It was the first case of cannibalism among white-faced capuchin monkeys ever observed.
In 2019, the suspected killing of a baby white-faced capuchin monkey triggered the first and only study so far into the phenomena of cannibalism among the species. But was the incident an anomaly or something that happens more commonly than we think?
According to Live Science, the grisly incident took place at the Santa Rosa National Park in Costa Rica, where scientists have been studying white-faced capuchin monkeys (Cebus imitator) for more than 37 years.
During that time, not once has there been a recorded incident of cannibalism among the monkeys. At least, not until the mysterious death of a 10-day-old baby which was then devoured by its relatives.
According to the study published in the journal Ecology and Evolution, the baby capuchin fell from the tree, causing loud vocalizations from other members of its group.
It’s uncertain how the baby fell but the females of the group were seen chasing away a possibly unrelated male monkey, a known behavior against perpetrators of infanticide. Researchers suspect that the baby’s death may have been deliberate.
The baby’s mother tried to carry it back to the treetops but the baby was no longer able to cling onto the mother’s body, and landed back on the ground following several attempts to pick it up. After several minutes, other adults began to converge and inspect the infant’s dead corpse.
The first member to cannibalize the dead infant was a young male who began to eat its toes. The baby’s mother, the authors noted, “made no attempt to retrieve the corpse” but “she remained close by and vigilant.”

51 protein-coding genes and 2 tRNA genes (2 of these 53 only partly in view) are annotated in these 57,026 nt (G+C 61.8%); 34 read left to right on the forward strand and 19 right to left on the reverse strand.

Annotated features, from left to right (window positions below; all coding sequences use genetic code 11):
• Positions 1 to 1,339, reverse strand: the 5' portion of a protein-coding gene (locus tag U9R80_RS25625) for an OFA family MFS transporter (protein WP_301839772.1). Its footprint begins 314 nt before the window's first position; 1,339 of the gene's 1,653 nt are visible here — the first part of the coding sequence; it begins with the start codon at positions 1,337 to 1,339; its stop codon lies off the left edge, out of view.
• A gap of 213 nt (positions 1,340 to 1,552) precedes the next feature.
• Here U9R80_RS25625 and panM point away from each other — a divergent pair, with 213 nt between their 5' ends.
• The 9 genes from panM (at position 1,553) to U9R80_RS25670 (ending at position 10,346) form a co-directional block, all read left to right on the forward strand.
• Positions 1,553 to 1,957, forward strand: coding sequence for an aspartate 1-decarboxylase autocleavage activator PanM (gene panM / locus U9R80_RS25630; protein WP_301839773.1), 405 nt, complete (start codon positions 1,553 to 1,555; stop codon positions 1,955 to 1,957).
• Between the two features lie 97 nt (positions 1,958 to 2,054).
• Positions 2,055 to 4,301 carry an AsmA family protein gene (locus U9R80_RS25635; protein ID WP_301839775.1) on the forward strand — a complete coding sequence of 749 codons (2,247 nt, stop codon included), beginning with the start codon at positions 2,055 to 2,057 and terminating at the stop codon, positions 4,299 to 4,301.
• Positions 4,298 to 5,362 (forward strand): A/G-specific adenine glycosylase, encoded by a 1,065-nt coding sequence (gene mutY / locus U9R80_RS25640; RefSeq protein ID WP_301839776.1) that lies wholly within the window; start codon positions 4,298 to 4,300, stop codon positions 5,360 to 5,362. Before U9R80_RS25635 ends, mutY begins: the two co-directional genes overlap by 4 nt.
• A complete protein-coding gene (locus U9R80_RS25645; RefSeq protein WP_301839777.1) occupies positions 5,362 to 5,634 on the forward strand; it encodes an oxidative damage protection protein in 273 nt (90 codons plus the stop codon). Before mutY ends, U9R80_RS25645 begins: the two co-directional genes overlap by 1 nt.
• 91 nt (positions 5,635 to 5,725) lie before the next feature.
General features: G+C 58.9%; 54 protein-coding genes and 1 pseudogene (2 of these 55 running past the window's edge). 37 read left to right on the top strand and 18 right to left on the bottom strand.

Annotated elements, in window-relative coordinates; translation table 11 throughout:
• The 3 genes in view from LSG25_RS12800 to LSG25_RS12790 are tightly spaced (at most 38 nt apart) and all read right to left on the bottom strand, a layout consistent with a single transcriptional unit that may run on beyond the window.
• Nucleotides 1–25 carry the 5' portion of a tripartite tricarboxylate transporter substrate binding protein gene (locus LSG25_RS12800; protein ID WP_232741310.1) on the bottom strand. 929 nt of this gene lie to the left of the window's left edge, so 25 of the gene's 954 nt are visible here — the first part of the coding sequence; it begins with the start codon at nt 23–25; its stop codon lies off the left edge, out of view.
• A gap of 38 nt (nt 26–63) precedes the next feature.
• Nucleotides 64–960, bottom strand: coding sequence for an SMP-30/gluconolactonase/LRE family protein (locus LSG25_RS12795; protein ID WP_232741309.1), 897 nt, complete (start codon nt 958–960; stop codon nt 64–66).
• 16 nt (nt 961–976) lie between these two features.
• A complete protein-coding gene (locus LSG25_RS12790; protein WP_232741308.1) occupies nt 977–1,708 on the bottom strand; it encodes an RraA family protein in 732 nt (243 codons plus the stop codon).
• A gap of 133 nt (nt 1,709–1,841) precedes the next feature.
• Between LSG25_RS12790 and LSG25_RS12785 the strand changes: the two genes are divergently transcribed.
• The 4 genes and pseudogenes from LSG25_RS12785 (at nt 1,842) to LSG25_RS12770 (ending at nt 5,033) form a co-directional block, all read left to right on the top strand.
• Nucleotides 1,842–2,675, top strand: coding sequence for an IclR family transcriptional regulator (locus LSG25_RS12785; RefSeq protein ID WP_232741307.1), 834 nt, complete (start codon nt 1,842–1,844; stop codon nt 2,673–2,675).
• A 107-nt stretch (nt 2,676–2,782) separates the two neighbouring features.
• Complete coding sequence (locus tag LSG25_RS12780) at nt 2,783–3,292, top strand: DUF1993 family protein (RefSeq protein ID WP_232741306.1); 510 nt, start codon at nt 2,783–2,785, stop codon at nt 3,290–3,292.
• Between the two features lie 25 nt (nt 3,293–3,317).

Then, a 23-year-old alpha female took the body away from the juvenile male and began to eat away at the corpse. After half an hour, the adult female had consumed the entire lower half of the infant’s body. The rest was left uneaten.
The grisly incident was an unusual case. Only eight cases of cannibalism have ever been observed among the general primate population in Central and South America and none have ever been observed among white-faced capuchins. Incidents of cannibalism typically happen after infanticide by unrelated adults.
But there have been cases where adult relatives have been known to consume dead infants after their natural death. In the case of this baby capuchin, the cannibal perpetrators were its second cousin (the juvenile male) and its grandaunt (alpha female).
However, the group’s collective behavior during the incident suggests that the cannibalism was unusual for the capuchins.
When capuchins feed on birds or rodents they start with the face first to silence the prey, before consuming the entire body. But the cannibal capuchins started with the infant’s feet and did not consume any of the corpse’s upper half.
Moreover, only two members of the group were involved in cannibalizing the baby, while the rest only inspected the corpse and made threatening gestures toward it.
But if cannibalism is not normal behavior for capuchins, then why did the alpha female decide to eat the dead infant?
Researchers believe the incident may have been a matter of practicality for the alpha female, who gave birth two weeks later. The timing suggests she may have eaten the corpse to gain nutrients for the upcoming birth. The juvenile male had also just been weaned off his mother, so it may have been an early act of independence for him.
In any case, the study is a rare look into an uncommon behavior among the capuchins and hints at the animals’ instinct when faced with scenarios of survival. Ultimately, researchers say more evidence is needed to determine whether this type of cannibalism is truly a rarity or a common behavior hiding in plain sight.
Next, read the study that shows monkeys may be better at problem-solving than humans then take a look at these captivating photographs of Japanese snow monkeys bathing in the hot springs.